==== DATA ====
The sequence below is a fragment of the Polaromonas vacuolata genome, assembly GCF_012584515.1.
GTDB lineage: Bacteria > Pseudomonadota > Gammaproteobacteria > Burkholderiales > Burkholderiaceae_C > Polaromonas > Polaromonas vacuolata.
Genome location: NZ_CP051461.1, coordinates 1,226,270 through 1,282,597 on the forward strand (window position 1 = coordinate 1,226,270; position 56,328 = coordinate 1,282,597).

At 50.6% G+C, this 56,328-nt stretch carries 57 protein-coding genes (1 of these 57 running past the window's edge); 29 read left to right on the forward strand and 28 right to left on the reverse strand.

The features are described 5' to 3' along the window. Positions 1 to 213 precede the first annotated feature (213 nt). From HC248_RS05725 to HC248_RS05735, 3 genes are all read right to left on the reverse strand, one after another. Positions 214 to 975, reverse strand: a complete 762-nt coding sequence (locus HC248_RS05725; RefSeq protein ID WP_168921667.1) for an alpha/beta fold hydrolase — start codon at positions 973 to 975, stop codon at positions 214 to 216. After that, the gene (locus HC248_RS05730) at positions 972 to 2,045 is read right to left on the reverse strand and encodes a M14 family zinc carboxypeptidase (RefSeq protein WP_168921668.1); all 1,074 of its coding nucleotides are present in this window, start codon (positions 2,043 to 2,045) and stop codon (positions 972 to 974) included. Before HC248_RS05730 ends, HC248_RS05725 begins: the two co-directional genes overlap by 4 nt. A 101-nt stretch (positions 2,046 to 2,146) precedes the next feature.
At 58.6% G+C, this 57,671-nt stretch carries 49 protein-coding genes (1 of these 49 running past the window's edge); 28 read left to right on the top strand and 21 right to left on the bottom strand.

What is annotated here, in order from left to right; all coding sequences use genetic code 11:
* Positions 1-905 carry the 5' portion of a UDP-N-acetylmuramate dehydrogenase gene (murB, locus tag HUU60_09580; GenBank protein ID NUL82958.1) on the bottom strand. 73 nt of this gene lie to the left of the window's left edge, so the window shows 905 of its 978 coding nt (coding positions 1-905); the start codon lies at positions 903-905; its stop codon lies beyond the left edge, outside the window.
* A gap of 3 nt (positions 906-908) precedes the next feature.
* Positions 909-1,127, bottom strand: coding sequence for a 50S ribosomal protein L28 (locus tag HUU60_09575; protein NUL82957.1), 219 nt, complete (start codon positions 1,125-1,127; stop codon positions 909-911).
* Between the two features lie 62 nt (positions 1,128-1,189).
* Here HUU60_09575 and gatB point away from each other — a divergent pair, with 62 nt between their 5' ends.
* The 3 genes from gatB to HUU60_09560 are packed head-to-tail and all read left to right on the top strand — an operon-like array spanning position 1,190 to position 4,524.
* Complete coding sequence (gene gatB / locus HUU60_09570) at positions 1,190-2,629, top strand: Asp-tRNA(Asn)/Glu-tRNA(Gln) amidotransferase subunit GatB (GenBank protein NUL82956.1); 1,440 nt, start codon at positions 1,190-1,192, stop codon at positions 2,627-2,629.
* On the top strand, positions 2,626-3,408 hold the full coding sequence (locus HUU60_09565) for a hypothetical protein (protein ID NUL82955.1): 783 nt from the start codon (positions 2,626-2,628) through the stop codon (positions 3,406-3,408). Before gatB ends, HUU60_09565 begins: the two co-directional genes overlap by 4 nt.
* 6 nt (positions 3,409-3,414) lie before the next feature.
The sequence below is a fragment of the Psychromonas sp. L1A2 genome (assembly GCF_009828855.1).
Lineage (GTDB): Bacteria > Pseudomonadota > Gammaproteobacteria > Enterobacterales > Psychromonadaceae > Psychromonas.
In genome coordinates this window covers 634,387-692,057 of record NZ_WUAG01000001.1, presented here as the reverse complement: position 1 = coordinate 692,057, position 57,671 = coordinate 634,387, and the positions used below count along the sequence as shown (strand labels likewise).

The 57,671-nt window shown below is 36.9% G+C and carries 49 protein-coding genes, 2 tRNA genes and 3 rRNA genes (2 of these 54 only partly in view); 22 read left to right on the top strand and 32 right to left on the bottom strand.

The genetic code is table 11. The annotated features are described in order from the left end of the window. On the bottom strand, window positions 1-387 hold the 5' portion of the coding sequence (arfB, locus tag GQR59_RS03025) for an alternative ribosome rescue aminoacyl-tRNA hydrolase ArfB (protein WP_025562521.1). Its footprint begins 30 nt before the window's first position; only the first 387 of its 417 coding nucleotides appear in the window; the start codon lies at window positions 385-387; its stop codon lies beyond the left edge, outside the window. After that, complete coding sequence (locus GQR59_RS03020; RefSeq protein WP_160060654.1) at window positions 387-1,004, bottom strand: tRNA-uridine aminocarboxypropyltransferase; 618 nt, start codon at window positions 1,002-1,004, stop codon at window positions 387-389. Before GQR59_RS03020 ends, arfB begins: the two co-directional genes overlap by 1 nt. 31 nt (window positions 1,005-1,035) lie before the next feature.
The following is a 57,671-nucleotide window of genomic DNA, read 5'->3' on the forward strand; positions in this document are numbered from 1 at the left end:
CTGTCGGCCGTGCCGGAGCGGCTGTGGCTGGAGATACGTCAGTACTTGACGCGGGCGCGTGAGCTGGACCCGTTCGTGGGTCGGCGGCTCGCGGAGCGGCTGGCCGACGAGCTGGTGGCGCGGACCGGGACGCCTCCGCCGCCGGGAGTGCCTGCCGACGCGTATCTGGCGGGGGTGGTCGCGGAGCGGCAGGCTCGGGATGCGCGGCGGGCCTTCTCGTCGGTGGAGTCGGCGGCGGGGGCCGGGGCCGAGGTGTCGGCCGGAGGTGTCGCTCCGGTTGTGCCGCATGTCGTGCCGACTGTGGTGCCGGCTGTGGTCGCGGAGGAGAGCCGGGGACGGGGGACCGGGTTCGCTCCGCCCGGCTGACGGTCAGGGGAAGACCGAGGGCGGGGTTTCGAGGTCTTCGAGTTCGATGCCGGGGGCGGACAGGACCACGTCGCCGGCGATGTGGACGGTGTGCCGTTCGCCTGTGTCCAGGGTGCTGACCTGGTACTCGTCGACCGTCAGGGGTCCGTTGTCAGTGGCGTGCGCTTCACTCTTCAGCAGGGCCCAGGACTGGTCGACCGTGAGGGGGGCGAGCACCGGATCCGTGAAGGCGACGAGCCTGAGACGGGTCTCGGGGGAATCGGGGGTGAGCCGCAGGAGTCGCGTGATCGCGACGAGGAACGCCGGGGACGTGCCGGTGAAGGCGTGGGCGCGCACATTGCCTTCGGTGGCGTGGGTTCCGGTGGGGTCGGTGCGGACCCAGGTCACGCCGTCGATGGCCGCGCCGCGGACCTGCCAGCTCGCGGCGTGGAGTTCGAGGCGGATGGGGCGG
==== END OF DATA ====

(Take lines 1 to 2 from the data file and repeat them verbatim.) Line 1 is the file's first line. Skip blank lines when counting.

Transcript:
The sequence below is a fragment of the Polaromonas vacuolata genome, assembly GCF_012584515.1.
GTDB lineage: Bacteria > Pseudomonadota > Gammaproteobacteria > Burkholderiales > Burkholderiaceae_C > Polaromonas > Polaromonas vacuolata.